Researchers suggest subsidies and policies targeting plug-ins with small battery packs would produce more benefits at lower cost
25 July 2012
Federal subsidies and policies to encourage plug-in vehicle adoption would produce more benefits at lower cost by targeting the purchase of vehicles with small battery packs, according to Jeremy J. Michalek, an associate professor at Carnegie Mellon University and his colleagues Mikhail Chester, an assistant professor at Arizona State University; and Constantine Samaras, an engineer at the RAND Corporation.
Their paper, to be published in the summer issue of the journal Issues in Science and Technology, is based on their earlier study that found that strategies to promote adoption of hybrid electric vehicles (HEVs) and plug-in hybrid electric vehicles (PHEVs) with small battery packs offer more social benefits (i.e., air emissions and oil displacement benefits) in the near term per dollar spent than PHEVs and battery-electric vehicles (BEVs) with large battery packs providing longer electric range. (Earlier post.)
The electrification of passenger vehicles has the potential to address three of the most critical challenges of our time: Plug-in vehicles may produce fewer greenhouse gas emissions when powered by electricity instead of gasoline, depending on the electricity source; reduce and displace tailpipe emissions, which affect people and the environment; and reduce gasoline consumption, helping to diminish dependence on imported oil and diversify transportation energy sources.
...existing and proposed subsidies provide larger payments for vehicles with larger battery packs. Larger battery packs enable vehicles to displace more gasoline, so at first glance one might think that subsidizing larger battery packs is better for the environment and for oil security. But large battery packs are also expensive; the added weight reduces efficiency; they are underused when the battery capacity is larger than needed for a typical trip; they have greater charging infrastructure requirements; and they produce more emissions during manufacturing. Whether larger battery packs offer more benefits on balance depends on their net impacts from cradle to grave.—Michalek et al. (2012)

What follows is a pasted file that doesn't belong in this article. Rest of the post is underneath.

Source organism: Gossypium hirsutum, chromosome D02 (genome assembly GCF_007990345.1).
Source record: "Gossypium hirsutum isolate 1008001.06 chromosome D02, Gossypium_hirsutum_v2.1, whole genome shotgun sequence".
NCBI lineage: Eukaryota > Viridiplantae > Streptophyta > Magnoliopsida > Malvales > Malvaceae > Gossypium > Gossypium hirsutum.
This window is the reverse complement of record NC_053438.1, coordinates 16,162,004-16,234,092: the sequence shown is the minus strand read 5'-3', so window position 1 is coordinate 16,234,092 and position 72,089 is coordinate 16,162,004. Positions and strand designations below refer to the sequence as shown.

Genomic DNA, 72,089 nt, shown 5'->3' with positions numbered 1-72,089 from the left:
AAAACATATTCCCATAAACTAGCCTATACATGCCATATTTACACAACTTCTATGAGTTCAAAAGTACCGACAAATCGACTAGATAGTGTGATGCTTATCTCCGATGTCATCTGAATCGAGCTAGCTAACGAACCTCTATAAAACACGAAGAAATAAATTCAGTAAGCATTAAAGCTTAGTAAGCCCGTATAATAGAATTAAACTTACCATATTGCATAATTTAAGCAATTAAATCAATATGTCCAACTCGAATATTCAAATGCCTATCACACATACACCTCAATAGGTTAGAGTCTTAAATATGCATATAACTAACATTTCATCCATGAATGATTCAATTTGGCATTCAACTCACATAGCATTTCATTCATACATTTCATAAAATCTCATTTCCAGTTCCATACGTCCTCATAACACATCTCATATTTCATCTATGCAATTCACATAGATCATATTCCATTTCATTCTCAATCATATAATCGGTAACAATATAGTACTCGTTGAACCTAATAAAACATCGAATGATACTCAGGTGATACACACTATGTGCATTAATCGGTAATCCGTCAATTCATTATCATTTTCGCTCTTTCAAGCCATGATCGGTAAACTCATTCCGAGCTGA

In their earlier study, published in the Proceedings of the National Academy of Sciences (PNAS), Michalek and his colleagues quantified lifetime externality costs, including greenhouse gases, human health effects, agricultural losses, and infrastructure degradation, caused by air emissions from conventional and electrified vehicles.
They found thousands of dollars of damages per vehicle (gasoline or electric) paid by the overall population rather than only by the emitters. They also found that plug-in vehicles could only modestly reduce those costs—an amount much lower than the $7,500 federal tax credit and small compared to ownership costs. This, they explained, is because the damages caused over the lifecycle of a vehicle are caused not only by gasoline consumption, but also by emissions from battery and electricity production, which are increased with plug-in vehicles.
Current federal policy is weighted toward plug-in with larger battery packs. The Chevrolet Volt with a 16 kWh pack and ~35 mile electric range receives a $7,500 credit. The Toyota Prius Plug-in Hybrid with a 4.4 kWh pack and ~11 miles electric range receives $2,500.